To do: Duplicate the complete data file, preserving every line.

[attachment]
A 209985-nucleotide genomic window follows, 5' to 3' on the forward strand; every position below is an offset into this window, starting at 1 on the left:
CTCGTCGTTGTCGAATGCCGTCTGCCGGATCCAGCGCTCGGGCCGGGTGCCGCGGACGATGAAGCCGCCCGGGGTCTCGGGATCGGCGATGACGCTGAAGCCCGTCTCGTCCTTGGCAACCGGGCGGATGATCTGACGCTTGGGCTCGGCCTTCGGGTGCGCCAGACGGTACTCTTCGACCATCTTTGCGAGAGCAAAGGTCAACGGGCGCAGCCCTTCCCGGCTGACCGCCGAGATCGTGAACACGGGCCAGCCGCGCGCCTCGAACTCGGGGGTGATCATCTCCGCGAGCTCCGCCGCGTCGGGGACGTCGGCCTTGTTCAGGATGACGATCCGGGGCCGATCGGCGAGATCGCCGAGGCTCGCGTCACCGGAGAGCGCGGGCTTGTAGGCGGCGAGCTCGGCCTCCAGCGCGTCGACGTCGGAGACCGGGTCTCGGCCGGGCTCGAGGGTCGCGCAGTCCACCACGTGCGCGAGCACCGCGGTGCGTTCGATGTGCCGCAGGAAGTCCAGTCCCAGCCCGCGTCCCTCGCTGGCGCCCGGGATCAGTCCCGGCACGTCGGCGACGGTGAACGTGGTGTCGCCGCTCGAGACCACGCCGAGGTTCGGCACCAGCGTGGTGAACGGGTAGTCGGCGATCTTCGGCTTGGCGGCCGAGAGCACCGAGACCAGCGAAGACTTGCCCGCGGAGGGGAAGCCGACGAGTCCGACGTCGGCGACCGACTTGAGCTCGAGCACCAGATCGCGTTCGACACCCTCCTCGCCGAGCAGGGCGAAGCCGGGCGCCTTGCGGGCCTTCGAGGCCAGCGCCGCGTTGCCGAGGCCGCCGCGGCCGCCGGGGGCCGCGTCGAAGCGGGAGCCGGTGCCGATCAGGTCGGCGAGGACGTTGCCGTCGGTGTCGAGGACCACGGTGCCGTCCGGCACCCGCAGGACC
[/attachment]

A 209985-nucleotide genomic window follows, 5' to 3' on the forward strand; every position below is an offset into this window, starting at 1 on the left:
CTCGTCGTTGTCGAATGCCGTCTGCCGGATCCAGCGCTCGGGCCGGGTGCCGCGGACGATGAAGCCGCCCGGGGTCTCGGGATCGGCGATGACGCTGAAGCCCGTCTCGTCCTTGGCAACCGGGCGGATGATCTGACGCTTGGGCTCGGCCTTCGGGTGCGCCAGACGGTACTCTTCGACCATCTTTGCGAGAGCAAAGGTCAACGGGCGCAGCCCTTCCCGGCTGACCGCCGAGATCGTGAACACGGGCCAGCCGCGCGCCTCGAACTCGGGGGTGATCATCTCCGCGAGCTCCGCCGCGTCGGGGACGTCGGCCTTGTTCAGGATGACGATCCGGGGCCGATCGGCGAGATCGCCGAGGCTCGCGTCACCGGAGAGCGCGGGCTTGTAGGCGGCGAGCTCGGCCTCCAGCGCGTCGACGTCGGAGACCGGGTCTCGGCCGGGCTCGAGGGTCGCGCAGTCCACCACGTGCGCGAGCACCGCGGTGCGTTCGATGTGCCGCAGGAAGTCCAGTCCCAGCCCGCGTCCCTCGCTGGCGCCCGGGATCAGTCCCGGCACGTCGGCGACGGTGAACGTGGTGTCGCCGCTCGAGACCACGCCGAGGTTCGGCACCAGCGTGGTGAACGGGTAGTCGGCGATCTTCGGCTTGGCGGCCGAGAGCACCGAGACCAGCGAAGACTTGCCCGCGGAGGGGAAGCCGACGAGTCCGACGTCGGCGACCGACTTGAGCTCGAGCACCAGATCGCGTTCGACACCCTCCTCGCCGAGCAGGGCGAAGCCGGGCGCCTTGCGGGCCTTCGAGGCCAGCGCCGCGTTGCCGAGGCCGCCGCGGCCGCCGGGGGCCGCGTCGAAGCGGGAGCCGGTGCCGATCAGGTCGGCGAGGACGTTGCCGTCGGTGTCGAGGACCACGGTGCCGTCCGGCACCCGCAGGACC